Jaw Pain

Temporomandibular Joint Disorder (TMJ)






What is it?

TMJ, or temporomandibular joint disorder, means that the hinge connecting the upper and lower jaw isn't working properly. This hinge is one of the most complex joints in the body, responsible for moving the lower jaw forward, backward and side-to-side. Any problem that prevents this complex system of muscles, ligaments, discs and bones from working as it should is called TMJ.

Often, TMJ feels like your jaw is popping or clicking or even "getting stuck" for a moment.


What does it feel like?

  • Headaches (often mimicking migraines), earaches, and pain and pressure behind the eyes

  • A clicking or popping sound when you open or close your mouth

  • Pain brought on by yawning, opening the mouth widely or chewing

  • Jaws that "get stuck," lock or go out

  • Tenderness of the jaw muscles

  • A sudden change in the way the upper and lower teeth fit together

Why does it happen?

-The disk erodes or moves out of its proper alignment
-The joint's cartilage is damaged by arthritis
-The joint is damaged by a blow or other impact










What is it?

Bruxism is a condition in which you grind, gnash or clench your teeth. If you have bruxism, you may unconsciously clench your teeth when you're awake or clench or grind them during sleep.

Mild bruxism may be asymptomatic. However, in some people, bruxism can be frequent and severe enough to lead to jaw disorders, headaches, damaged teeth and other problems.

What does it feel like?

  • Teeth grinding or clenching, which may be loud enough to wake up your sleep partner

  • Teeth that are flattened, fractured, chipped or loose

  • Worn tooth enamel, exposing deeper layers of your tooth

  • Increased tooth pain or sensitivity

  • Tired or tight jaw muscles, or a locked jaw that won't open or close completely

  • Jaw, neck or face pain or soreness

  • Pain that feels like an earache, though it's actually not a problem with your ear

  • Dull headache starting in the temples

  • Damage from chewing on the inside of your cheek

  • Sleep disruption

Why does it happen?

  • Increased anxiety or stress 

  • Medications and other substances. Bruxism may be an uncommon side effect of some psychiatric medications, such as certain antidepressants. Smoking tobacco, drinking caffeinated beverages or alcohol, or using recreational drugs may increase the risk of bruxism.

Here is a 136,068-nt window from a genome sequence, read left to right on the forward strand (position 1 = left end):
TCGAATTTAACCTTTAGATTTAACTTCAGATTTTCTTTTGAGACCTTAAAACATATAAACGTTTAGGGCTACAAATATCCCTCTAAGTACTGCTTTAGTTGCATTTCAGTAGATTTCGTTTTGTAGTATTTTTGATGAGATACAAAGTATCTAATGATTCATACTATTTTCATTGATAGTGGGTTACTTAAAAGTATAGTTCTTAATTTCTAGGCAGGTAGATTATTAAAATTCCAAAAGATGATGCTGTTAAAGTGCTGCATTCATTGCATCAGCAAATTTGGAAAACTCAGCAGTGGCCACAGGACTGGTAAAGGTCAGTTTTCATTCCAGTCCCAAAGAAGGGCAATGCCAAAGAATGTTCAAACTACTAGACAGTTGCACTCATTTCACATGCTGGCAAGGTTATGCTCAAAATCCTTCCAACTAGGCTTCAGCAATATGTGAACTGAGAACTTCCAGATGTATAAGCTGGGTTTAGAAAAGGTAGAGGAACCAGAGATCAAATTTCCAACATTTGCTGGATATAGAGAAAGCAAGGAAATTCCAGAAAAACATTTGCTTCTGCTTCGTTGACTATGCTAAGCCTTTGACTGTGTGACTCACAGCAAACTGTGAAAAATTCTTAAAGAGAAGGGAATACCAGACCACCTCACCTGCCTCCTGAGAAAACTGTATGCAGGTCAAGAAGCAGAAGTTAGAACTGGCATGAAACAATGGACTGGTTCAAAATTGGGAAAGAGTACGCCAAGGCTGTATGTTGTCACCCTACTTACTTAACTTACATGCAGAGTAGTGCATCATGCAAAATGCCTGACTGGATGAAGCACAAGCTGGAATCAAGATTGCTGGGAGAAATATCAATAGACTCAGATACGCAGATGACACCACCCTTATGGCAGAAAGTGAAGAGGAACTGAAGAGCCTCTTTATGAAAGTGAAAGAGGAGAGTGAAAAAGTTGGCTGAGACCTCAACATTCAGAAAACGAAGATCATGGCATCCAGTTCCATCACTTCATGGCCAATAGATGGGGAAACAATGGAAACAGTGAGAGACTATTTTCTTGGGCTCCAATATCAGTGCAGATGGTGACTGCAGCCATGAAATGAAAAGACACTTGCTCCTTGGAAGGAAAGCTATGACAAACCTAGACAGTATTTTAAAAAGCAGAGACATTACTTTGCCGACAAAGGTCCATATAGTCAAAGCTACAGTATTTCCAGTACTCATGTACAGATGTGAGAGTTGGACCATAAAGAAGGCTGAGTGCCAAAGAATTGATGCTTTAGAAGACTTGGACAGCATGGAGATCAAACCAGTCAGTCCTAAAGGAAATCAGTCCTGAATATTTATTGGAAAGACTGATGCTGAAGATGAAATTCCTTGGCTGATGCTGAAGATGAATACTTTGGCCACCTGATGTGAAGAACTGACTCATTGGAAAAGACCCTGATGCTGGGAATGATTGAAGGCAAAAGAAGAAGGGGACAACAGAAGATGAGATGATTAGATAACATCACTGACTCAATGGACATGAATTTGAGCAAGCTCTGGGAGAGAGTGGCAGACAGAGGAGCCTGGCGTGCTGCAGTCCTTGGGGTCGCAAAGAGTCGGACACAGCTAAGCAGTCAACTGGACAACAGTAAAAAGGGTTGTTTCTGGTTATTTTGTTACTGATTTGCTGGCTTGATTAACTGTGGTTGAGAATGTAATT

• Family members with bruxism. 

  • Bruxism can be associated with some mental health and medical disorders, such as Parkinson's disease, dementia, gastroesophageal reflux disorder (GERD), epilepsy, night terrors, sleep-related disorders such as sleep apnea, and attention-deficit/hyperactivity disorder (ADHD).

Trigeminal Neuralgia





What is it?

Trigeminal neuralgia is a chronic pain condition that affects the trigeminal nerve, which carries sensation from your face to your brain. If you have trigeminal neuralgia, even mild stimulation of your face — such as from brushing your teeth or putting on makeup — may trigger a jolt of excruciating pain.

What does it feel like?

  • Episodes of severe, shooting or jabbing pain that may feel like an electric shock

  • Spontaneous attacks of pain or attacks triggered by things such as touching the face, chewing, speaking or brushing teeth

  • Bouts of pain lasting from a few seconds to several minutes

  • Episodes of several attacks lasting days, weeks, months or longer — some people have periods when they experience no pain

  • Constant aching, burning feeling that may occur before it evolves into the spasm-like pain of trigeminal neuralgia

  • Pain in areas supplied by the trigeminal nerve, including the cheek, jaw, teeth, gums, lips, or less often the eye and forehead

  • Pain affecting one side of the face at a time, though may rarely affect both sides of the face

  • Pain focused in one spot or spread in a wider pattern

  • Attacks that become more frequent and intense over time

Why does it happen?​​

  • In trigeminal neuralgia, the trigeminal nerve's function is disrupted. Usually, the problem is contact between a normal blood vessel — in this case, an artery or a vein — and the trigeminal nerve at the base of your brain. This contact puts pressure on the nerve and causes it to malfunction.

  • Trigeminal neuralgia can occur as a result of aging, or it can be related to multiple sclerosis or a similar disorder that damages the myelin sheath protecting certain nerves

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